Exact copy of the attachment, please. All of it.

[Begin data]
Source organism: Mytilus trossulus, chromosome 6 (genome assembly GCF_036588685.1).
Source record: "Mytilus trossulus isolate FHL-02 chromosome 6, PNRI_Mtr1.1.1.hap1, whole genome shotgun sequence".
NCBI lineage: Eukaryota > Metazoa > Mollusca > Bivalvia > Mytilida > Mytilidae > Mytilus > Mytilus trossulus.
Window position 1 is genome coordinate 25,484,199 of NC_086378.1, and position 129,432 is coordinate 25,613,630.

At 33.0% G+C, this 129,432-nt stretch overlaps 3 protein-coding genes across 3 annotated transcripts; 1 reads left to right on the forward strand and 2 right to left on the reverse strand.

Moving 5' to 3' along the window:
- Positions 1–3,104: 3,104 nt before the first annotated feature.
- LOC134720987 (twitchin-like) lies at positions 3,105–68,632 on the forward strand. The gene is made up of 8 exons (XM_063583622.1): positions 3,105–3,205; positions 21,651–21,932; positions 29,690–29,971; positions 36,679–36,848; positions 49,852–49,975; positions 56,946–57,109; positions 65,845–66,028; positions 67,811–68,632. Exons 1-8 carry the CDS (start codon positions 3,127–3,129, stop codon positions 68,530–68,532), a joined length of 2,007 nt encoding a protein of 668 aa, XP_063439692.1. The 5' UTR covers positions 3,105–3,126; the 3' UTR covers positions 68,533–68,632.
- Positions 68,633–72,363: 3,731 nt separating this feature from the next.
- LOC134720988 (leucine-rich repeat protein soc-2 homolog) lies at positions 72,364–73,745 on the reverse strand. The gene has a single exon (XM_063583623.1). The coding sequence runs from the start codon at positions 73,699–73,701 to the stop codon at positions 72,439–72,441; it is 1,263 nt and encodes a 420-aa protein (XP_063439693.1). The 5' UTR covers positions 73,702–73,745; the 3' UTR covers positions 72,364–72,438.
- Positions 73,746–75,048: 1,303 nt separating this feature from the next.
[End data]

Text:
Source organism: Mytilus trossulus, chromosome 6 (genome assembly GCF_036588685.1).
Source record: "Mytilus trossulus isolate FHL-02 chromosome 6, PNRI_Mtr1.1.1.hap1, whole genome shotgun sequence".
NCBI lineage: Eukaryota > Metazoa > Mollusca > Bivalvia > Mytilida > Mytilidae > Mytilus > Mytilus trossulus.
Window position 1 is genome coordinate 25,484,199 of NC_086378.1, and position 129,432 is coordinate 25,613,630.

At 33.0% G+C, this 129,432-nt stretch overlaps 3 protein-coding genes across 3 annotated transcripts; 1 reads left to right on the forward strand and 2 right to left on the reverse strand.

Moving 5' to 3' along the window:
- Positions 1–3,104: 3,104 nt before the first annotated feature.
- LOC134720987 (twitchin-like) lies at positions 3,105–68,632 on the forward strand. The gene is made up of 8 exons (XM_063583622.1): positions 3,105–3,205; positions 21,651–21,932; positions 29,690–29,971; positions 36,679–36,848; positions 49,852–49,975; positions 56,946–57,109; positions 65,845–66,028; positions 67,811–68,632. Exons 1-8 carry the CDS (start codon positions 3,127–3,129, stop codon positions 68,530–68,532), a joined length of 2,007 nt encoding a protein of 668 aa, XP_063439692.1. The 5' UTR covers positions 3,105–3,126; the 3' UTR covers positions 68,533–68,632.
- Positions 68,633–72,363: 3,731 nt separating this feature from the next.
- LOC134720988 (leucine-rich repeat protein soc-2 homolog) lies at positions 72,364–73,745 on the reverse strand. The gene has a single exon (XM_063583623.1). The coding sequence runs from the start codon at positions 73,699–73,701 to the stop codon at positions 72,439–72,441; it is 1,263 nt and encodes a 420-aa protein (XP_063439693.1). The 5' UTR covers positions 73,702–73,745; the 3' UTR covers positions 72,364–72,438.
- Positions 73,746–75,048: 1,303 nt separating this feature from the next.